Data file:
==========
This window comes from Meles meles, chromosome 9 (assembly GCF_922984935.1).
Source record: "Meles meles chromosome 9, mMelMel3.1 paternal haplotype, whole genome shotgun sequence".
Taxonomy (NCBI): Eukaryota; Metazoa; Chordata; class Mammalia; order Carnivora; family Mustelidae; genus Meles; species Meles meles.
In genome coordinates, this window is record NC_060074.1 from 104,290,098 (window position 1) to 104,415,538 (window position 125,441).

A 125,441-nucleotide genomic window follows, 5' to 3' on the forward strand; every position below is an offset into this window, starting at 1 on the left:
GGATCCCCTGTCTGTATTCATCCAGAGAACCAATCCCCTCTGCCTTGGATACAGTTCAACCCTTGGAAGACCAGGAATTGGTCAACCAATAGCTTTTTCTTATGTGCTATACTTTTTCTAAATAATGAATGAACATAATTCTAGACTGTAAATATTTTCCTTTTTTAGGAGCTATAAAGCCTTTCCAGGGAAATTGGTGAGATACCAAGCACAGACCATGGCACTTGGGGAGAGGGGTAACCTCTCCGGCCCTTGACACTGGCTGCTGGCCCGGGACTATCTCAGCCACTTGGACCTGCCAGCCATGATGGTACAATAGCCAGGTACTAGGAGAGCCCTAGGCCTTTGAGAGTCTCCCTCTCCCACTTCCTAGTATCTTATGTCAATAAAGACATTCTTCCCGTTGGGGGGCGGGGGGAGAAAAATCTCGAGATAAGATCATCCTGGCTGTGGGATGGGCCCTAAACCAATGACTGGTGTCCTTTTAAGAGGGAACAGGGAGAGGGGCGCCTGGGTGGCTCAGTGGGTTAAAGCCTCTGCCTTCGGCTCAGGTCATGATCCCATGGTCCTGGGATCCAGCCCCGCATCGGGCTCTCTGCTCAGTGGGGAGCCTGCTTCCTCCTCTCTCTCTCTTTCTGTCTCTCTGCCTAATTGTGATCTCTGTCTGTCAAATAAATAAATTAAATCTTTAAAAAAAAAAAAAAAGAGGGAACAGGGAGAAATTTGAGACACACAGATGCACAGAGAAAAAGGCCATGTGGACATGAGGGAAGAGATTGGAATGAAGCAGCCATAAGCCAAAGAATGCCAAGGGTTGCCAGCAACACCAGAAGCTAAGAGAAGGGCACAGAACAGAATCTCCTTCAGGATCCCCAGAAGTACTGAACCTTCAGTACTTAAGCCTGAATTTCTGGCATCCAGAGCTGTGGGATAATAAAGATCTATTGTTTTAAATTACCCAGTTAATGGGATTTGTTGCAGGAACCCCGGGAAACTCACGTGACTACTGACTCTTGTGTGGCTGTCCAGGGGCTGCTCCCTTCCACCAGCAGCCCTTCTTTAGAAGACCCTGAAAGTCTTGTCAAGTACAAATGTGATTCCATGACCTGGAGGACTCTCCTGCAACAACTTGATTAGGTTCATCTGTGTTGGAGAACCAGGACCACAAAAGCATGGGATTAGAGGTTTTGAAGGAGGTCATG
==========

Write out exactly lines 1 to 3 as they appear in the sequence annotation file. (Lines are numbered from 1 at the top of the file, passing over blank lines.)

This window comes from Meles meles, chromosome 9 (assembly GCF_922984935.1).
Source record: "Meles meles chromosome 9, mMelMel3.1 paternal haplotype, whole genome shotgun sequence".
Taxonomy (NCBI): Eukaryota; Metazoa; Chordata; class Mammalia; order Carnivora; family Mustelidae; genus Meles; species Meles meles.